Csp proteins acted as antiterminators of metY-rpsO terminators in vitro. Two consecutive intrinsic metY-rpsO terminators, t1 and t2, which are located downstream of the metY and are thus primarily responsible for observed polarity at 37°C, were fused to the T7 A1 promoter, and the antitermination effect of Csp proteins was examined by using immobilized transcription system. The result obtained with purified CspE is presented in Fig. Fig.44A and shows that CspE increased RE at both t1 and t2. In the absence of CspE (lane 1), 80% of the nascent RNA chains were terminated at t1, 6% were terminated at t2, and only 14% reached the end of the template (labeled RO on Fig. Fig.4).4). At physiological concentration of 27 μM of CspE, these values were 36, 27, and 37%, respectively (lane 2). At high CspA concentration (50 μM, lane 3), most RNAP molecules reached the end of template (72%); 13% terminated at t1 and 15%, at t2.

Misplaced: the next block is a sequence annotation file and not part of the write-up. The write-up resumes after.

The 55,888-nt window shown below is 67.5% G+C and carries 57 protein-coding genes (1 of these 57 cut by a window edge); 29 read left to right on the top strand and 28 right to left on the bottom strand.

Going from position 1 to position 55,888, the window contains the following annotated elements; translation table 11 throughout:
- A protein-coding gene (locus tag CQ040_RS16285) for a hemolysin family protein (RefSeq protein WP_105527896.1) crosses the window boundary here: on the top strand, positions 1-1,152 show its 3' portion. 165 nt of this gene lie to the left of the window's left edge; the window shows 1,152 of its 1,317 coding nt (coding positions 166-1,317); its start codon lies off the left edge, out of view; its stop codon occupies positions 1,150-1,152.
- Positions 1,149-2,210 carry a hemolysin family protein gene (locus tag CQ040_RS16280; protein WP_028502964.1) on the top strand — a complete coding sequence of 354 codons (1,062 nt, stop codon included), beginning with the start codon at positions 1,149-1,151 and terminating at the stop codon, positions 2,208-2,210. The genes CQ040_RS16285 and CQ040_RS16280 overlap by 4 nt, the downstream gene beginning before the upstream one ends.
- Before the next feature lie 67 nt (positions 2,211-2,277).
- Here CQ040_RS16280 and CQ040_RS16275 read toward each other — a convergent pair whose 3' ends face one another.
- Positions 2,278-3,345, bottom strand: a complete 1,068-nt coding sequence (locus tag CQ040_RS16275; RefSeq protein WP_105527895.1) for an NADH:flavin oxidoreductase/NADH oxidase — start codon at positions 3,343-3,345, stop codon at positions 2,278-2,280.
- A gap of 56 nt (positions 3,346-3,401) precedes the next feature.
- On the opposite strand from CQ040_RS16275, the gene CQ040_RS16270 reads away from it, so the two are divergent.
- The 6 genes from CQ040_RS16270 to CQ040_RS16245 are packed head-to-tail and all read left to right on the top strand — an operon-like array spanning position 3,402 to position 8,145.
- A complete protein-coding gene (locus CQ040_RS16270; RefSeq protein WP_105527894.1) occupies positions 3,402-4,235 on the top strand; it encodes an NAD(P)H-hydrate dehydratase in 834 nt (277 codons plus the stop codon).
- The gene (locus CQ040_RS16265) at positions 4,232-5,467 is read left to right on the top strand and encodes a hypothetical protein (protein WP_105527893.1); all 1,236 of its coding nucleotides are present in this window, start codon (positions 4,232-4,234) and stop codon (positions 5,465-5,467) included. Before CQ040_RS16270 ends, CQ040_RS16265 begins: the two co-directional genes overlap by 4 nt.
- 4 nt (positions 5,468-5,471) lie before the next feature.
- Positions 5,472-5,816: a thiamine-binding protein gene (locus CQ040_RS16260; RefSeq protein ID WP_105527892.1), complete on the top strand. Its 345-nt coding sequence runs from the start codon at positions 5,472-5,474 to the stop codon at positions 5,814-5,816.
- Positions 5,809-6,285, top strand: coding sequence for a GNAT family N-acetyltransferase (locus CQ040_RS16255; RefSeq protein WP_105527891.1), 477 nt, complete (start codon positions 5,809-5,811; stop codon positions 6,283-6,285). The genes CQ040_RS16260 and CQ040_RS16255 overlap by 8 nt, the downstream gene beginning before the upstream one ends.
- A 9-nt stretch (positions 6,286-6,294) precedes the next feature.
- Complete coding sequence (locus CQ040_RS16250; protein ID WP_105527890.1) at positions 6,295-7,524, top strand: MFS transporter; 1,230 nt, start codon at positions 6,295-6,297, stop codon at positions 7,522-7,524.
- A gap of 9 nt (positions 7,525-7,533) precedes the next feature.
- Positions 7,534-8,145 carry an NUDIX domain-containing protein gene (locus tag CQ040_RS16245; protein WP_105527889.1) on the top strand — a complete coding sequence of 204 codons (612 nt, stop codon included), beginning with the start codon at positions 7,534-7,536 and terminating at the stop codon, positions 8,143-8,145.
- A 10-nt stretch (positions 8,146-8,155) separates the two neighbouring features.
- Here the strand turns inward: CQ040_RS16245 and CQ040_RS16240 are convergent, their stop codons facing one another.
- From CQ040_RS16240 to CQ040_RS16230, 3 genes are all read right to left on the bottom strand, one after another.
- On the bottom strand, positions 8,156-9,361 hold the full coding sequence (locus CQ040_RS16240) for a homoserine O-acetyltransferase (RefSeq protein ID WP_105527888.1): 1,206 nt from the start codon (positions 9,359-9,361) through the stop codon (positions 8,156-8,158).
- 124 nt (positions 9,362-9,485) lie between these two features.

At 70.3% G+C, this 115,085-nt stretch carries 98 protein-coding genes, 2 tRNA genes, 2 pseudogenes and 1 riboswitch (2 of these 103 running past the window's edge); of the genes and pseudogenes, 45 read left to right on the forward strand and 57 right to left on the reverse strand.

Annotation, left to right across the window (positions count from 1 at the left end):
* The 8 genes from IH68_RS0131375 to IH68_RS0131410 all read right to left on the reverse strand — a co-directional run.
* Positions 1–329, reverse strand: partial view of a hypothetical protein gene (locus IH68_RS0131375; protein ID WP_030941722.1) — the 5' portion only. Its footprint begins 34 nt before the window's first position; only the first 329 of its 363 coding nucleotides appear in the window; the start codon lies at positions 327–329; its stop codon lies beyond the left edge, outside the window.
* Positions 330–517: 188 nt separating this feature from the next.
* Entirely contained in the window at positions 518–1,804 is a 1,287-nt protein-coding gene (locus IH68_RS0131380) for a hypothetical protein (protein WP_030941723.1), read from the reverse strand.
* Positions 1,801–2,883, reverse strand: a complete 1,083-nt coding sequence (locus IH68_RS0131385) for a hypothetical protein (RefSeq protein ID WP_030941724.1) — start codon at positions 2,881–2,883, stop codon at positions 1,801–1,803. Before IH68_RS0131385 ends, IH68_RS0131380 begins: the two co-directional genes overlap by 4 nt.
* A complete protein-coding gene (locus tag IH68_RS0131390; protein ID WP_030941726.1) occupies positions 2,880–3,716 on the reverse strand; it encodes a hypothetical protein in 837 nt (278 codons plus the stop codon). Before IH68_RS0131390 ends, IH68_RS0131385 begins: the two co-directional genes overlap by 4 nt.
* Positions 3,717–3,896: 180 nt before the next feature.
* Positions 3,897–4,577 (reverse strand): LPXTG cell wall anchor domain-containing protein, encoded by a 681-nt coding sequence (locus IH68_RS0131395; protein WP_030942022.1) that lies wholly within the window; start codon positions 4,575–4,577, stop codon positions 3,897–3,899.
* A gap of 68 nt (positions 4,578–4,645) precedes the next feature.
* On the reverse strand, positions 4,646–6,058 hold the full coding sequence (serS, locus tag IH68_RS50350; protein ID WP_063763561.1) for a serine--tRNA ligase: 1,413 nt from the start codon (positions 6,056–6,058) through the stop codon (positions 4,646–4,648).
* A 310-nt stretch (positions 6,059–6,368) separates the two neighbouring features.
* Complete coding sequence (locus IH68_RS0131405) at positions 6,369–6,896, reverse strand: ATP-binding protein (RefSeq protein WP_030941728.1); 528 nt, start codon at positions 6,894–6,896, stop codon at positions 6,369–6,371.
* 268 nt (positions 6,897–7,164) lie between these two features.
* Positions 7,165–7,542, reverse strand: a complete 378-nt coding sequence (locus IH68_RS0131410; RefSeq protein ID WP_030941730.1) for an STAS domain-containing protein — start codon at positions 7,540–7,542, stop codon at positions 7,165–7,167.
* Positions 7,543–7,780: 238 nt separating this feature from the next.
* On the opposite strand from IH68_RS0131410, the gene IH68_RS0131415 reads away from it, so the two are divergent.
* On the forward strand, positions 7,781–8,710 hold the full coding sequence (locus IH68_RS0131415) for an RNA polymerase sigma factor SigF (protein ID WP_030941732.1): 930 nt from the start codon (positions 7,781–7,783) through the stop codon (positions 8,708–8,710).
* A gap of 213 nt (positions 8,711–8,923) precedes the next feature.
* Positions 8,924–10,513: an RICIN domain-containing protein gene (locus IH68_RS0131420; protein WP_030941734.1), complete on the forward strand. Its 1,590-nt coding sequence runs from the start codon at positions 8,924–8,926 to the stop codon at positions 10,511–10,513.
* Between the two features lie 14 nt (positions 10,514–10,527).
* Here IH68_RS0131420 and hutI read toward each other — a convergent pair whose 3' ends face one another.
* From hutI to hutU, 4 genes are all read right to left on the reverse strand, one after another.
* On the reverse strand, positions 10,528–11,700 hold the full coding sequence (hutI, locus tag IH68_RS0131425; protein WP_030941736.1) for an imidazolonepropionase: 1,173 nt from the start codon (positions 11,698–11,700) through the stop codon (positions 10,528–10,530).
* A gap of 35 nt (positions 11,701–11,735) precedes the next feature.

Figure 4
Csp proteins cause transcription antitermination at the metY-rpsO operon in vitro and in vivo. (A) A DNA fragment containing two consecutive intrinsic terminators, t1 and t2, found downstream of metY and genetically fused to the T7 A1 promoter, was used ...